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The outbreak of COVID-19 led to widespread fear among investors, resulting in a market crash and surge in volatility not seen since the 2008 financial crisis. The wave of selling reached its peak on March 16, soon after the WHO’s announcement characterizing COVID-19 as a pandemic1, with equity market indices such as the S&P 500 and the Nasdaq falling by 13%. The CBOE Volatility Index (VIX), a common measure of expected equity market volatility, surged to 82.7 percentage points surpassing its 2008 record.
For all major equity indices very large declines and increases occurred much more frequently during the first COVID-19 period (February 11 to May 31, 2020) than before or after.
The surge in volatility during the COVID-19 period can be seen in the distribution of daily SPX Index returns. The heavier tails in the return distribution during the COVID-19 period show that there is a much larger likelihood of observing extreme positive or negative returns.
This clearly visible structural change in market-wide volatility which often accompanies large stock market crashes has important implications for the statistical models utilized by financial economists in securities litigations.
In 10b-5 securities litigations, financial economists commonly use an event study to show market efficiency, price impact, loss causation and to calculate damages. In an event study analysis, a (rolling) regression model is used to examine the relationship between the daily returns of the security in question, and relevant market and industry indices.
However, surges in market-wide volatility, such as during the COVID-19 pandemic, can potentially cause statistical inferences in conventional event studies to become unreliable.2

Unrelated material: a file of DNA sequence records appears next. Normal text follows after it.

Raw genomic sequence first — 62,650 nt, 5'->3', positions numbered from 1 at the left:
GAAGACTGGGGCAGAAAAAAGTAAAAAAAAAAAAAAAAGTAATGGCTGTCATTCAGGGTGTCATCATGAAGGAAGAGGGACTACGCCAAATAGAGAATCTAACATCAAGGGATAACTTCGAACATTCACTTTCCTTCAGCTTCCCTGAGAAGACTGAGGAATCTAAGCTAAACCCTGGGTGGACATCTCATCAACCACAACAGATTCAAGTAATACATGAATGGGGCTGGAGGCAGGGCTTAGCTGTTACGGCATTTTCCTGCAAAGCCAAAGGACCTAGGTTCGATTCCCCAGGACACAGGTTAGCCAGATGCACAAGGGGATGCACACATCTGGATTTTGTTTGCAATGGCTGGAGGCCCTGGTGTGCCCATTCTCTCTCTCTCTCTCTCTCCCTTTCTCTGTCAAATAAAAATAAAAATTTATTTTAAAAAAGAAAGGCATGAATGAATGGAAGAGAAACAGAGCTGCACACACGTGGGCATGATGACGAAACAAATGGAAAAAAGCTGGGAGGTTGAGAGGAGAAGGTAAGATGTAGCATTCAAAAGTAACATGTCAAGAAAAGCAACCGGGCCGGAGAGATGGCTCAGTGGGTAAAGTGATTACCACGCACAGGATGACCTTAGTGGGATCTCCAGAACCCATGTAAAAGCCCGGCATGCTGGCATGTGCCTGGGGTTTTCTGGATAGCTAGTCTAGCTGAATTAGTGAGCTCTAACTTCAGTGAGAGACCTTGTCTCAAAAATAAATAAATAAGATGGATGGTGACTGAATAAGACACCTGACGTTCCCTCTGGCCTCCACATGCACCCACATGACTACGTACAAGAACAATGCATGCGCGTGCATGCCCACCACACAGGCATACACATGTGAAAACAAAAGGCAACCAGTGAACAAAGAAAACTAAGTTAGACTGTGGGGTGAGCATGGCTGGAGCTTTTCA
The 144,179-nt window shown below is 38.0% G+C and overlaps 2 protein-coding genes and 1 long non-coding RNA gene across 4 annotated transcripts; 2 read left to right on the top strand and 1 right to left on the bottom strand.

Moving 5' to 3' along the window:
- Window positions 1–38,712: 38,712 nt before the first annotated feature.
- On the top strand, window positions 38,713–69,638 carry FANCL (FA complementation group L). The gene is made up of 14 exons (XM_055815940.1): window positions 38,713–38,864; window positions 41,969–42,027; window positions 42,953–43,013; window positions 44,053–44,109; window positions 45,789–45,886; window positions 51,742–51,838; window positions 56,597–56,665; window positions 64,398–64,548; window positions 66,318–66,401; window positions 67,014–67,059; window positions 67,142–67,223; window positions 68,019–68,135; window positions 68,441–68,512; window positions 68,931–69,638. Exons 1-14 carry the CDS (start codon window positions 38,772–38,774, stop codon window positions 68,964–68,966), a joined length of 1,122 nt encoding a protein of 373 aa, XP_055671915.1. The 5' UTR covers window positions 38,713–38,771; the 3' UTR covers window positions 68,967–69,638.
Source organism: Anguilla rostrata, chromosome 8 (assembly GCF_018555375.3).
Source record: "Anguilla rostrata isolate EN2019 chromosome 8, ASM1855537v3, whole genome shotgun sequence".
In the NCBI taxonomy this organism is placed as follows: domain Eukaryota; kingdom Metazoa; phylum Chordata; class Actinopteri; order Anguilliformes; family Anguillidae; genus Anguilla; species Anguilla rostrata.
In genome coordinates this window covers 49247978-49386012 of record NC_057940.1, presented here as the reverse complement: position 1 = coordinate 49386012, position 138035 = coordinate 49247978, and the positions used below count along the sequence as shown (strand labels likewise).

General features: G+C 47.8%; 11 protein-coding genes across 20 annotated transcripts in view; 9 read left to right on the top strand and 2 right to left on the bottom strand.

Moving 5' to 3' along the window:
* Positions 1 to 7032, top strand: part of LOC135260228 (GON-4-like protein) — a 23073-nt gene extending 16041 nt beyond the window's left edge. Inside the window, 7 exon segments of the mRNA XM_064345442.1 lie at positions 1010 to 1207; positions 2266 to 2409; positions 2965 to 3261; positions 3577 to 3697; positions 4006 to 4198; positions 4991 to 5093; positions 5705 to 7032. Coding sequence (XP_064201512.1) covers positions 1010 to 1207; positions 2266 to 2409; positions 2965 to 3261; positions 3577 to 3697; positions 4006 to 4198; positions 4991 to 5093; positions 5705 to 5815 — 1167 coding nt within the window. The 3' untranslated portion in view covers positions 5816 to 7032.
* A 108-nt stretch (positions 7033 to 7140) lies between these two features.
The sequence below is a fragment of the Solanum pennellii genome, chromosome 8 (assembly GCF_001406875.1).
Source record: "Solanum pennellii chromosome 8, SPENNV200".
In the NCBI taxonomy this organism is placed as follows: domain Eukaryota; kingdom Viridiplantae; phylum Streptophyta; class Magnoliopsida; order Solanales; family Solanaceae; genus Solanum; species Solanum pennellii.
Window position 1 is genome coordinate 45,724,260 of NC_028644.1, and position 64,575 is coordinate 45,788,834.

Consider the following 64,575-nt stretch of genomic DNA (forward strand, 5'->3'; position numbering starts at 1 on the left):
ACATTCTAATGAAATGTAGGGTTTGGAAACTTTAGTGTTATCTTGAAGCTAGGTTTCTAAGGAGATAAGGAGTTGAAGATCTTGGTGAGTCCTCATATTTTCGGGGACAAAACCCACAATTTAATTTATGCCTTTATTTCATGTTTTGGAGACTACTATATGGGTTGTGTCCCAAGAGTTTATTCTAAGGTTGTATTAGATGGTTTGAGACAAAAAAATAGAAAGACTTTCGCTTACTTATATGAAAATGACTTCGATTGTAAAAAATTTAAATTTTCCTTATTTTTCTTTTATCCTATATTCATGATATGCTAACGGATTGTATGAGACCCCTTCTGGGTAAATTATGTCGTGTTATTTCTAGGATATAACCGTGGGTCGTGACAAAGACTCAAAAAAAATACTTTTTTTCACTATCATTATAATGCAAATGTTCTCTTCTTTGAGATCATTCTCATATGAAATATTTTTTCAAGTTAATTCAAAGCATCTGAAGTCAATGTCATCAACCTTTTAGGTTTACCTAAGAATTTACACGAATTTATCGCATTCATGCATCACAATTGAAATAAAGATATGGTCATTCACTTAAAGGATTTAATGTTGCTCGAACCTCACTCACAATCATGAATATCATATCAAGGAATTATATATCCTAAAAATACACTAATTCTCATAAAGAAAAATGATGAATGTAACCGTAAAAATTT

For example, if the regression model is calibrated using data that falls outside of the COVID-19 period, while the corrective disclosure3 falls within the COVID-19 period, the analysis may yield a large number of statistically significant price changes which are however only a byproduct of the generally high level of volatility during this period. Such results are also known as ‘false positives’ and can create issues for class certification.
Conversely, if the event study is calibrated using data falling inside the COVID-19 period, relevant news dates outside the period may not be identified as statistically significant as the model incorporates an increased level of volatility to which the price change on the disclosure date is compared to, i.e., false negatives.
The following table summarizes the potential errors that may arise when performing a standard event study analysis that is affected by COVID-19:
|Corrective Disclosure Falls Outside the COVID-19 Period||Corrective Disclosure Falls Inside the COVID-19 Period|
|Event Study Model Calibrated Outside the COVID-19 Period||Conventional event study is typically sufficient||False positives due to underestimation of volatility, i.e., identification of too many statistically significant stock movements|
|Event Study Model Calibrated Inside the COVID-19 Period||False negatives due to overestimation of volatility, i.e., large price changes following relevant disclosures show as insignificant||False Positives or False Negatives possible; careful analysis of data and calibration period required|
We demonstrate the effect that the COVID-19 period has on event studies by performing a standard regression analysis (ordinary least square regression or OLS) on The GEO Group, Inc.4 (GEO) which does not account for different volatility regimes.